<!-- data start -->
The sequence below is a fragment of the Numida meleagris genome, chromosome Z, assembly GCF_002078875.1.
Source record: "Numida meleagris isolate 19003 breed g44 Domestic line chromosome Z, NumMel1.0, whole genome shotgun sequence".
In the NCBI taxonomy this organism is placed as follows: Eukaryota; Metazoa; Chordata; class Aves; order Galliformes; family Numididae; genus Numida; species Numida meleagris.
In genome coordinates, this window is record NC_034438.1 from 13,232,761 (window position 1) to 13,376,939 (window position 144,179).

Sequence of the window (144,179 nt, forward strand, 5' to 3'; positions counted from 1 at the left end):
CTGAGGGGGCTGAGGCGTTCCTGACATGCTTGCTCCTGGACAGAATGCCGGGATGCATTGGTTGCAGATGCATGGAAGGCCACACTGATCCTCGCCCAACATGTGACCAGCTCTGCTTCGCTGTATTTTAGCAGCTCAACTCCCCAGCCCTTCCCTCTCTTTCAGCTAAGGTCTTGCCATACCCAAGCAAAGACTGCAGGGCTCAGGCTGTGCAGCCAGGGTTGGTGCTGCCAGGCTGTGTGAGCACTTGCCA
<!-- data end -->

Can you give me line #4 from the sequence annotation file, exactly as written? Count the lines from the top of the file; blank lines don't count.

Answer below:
In genome coordinates, this window is record NC_034438.1 from 13,232,761 (window position 1) to 13,376,939 (window position 144,179).